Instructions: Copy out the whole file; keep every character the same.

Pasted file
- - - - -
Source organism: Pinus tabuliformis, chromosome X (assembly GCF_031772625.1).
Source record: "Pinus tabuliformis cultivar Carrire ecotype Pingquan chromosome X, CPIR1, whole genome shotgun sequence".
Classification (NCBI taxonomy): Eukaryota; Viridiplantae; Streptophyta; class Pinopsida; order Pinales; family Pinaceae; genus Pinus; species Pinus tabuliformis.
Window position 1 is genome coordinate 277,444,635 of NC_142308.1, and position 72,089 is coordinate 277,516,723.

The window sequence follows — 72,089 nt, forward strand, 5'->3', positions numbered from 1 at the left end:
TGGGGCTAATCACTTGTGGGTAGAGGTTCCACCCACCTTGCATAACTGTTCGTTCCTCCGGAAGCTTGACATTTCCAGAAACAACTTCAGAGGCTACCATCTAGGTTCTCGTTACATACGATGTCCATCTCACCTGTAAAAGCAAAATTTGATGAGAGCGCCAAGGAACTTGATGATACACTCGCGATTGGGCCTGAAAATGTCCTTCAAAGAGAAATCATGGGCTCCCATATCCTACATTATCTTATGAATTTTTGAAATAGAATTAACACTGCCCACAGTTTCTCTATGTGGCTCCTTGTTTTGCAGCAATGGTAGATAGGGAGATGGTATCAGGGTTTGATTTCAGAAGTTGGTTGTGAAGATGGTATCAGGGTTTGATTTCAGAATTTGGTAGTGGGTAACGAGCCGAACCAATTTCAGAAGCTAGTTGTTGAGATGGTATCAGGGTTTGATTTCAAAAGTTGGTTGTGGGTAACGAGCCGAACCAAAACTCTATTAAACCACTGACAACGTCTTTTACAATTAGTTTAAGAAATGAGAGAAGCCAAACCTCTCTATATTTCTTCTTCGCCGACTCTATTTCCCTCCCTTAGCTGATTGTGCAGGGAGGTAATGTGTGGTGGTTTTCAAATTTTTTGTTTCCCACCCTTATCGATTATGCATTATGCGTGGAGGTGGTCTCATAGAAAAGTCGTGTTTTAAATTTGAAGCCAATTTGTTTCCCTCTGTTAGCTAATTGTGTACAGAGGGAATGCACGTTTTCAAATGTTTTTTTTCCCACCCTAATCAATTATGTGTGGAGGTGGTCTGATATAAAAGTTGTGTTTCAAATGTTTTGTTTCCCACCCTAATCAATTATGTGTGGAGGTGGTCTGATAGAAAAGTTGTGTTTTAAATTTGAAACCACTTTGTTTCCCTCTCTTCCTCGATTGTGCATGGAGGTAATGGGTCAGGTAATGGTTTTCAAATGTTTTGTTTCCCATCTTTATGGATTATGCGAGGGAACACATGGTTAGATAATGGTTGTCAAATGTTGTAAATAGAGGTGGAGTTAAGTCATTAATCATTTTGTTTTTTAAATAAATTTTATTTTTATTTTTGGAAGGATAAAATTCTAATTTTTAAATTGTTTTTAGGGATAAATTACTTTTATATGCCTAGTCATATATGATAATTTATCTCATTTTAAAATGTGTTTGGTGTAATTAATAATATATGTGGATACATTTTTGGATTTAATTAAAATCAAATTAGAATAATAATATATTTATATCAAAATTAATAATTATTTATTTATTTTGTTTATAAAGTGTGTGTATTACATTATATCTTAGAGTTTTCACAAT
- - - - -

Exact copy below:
Source organism: Pinus tabuliformis, chromosome X (assembly GCF_031772625.1).
Source record: "Pinus tabuliformis cultivar Carrire ecotype Pingquan chromosome X, CPIR1, whole genome shotgun sequence".
Classification (NCBI taxonomy): Eukaryota; Viridiplantae; Streptophyta; class Pinopsida; order Pinales; family Pinaceae; genus Pinus; species Pinus tabuliformis.
Window position 1 is genome coordinate 277,444,635 of NC_142308.1, and position 72,089 is coordinate 277,516,723.

The window sequence follows — 72,089 nt, forward strand, 5'->3', positions numbered from 1 at the left end:
TGGGGCTAATCACTTGTGGGTAGAGGTTCCACCCACCTTGCATAACTGTTCGTTCCTCCGGAAGCTTGACATTTCCAGAAACAACTTCAGAGGCTACCATCTAGGTTCTCGTTACATACGATGTCCATCTCACCTGTAAAAGCAAAATTTGATGAGAGCGCCAAGGAACTTGATGATACACTCGCGATTGGGCCTGAAAATGTCCTTCAAAGAGAAATCATGGGCTCCCATATCCTACATTATCTTATGAATTTTTGAAATAGAATTAACACTGCCCACAGTTTCTCTATGTGGCTCCTTGTTTTGCAGCAATGGTAGATAGGGAGATGGTATCAGGGTTTGATTTCAGAAGTTGGTTGTGAAGATGGTATCAGGGTTTGATTTCAGAATTTGGTAGTGGGTAACGAGCCGAACCAATTTCAGAAGCTAGTTGTTGAGATGGTATCAGGGTTTGATTTCAAAAGTTGGTTGTGGGTAACGAGCCGAACCAAAACTCTATTAAACCACTGACAACGTCTTTTACAATTAGTTTAAGAAATGAGAGAAGCCAAACCTCTCTATATTTCTTCTTCGCCGACTCTATTTCCCTCCCTTAGCTGATTGTGCAGGGAGGTAATGTGTGGTGGTTTTCAAATTTTTTGTTTCCCACCCTTATCGATTATGCATTATGCGTGGAGGTGGTCTCATAGAAAAGTCGTGTTTTAAATTTGAAGCCAATTTGTTTCCCTCTGTTAGCTAATTGTGTACAGAGGGAATGCACGTTTTCAAATGTTTTTTTTCCCACCCTAATCAATTATGTGTGGAGGTGGTCTGATATAAAAGTTGTGTTTCAAATGTTTTGTTTCCCACCCTAATCAATTATGTGTGGAGGTGGTCTGATAGAAAAGTTGTGTTTTAAATTTGAAACCACTTTGTTTCCCTCTCTTCCTCGATTGTGCATGGAGGTAATGGGTCAGGTAATGGTTTTCAAATGTTTTGTTTCCCATCTTTATGGATTATGCGAGGGAACACATGGTTAGATAATGGTTGTCAAATGTTGTAAATAGAGGTGGAGTTAAGTCATTAATCATTTTGTTTTTTAAATAAATTTTATTTTTATTTTTGGAAGGATAAAATTCTAATTTTTAAATTGTTTTTAGGGATAAATTACTTTTATATGCCTAGTCATATATGATAATTTATCTCATTTTAAAATGTGTTTGGTGTAATTAATAATATATGTGGATACATTTTTGGATTTAATTAAAATCAAATTAGAATAATAATATATTTATATCAAAATTAATAATTATTTATTTATTTTGTTTATAAAGTGTGTGTATTACATTATATCTTAGAGTTTTCACAAT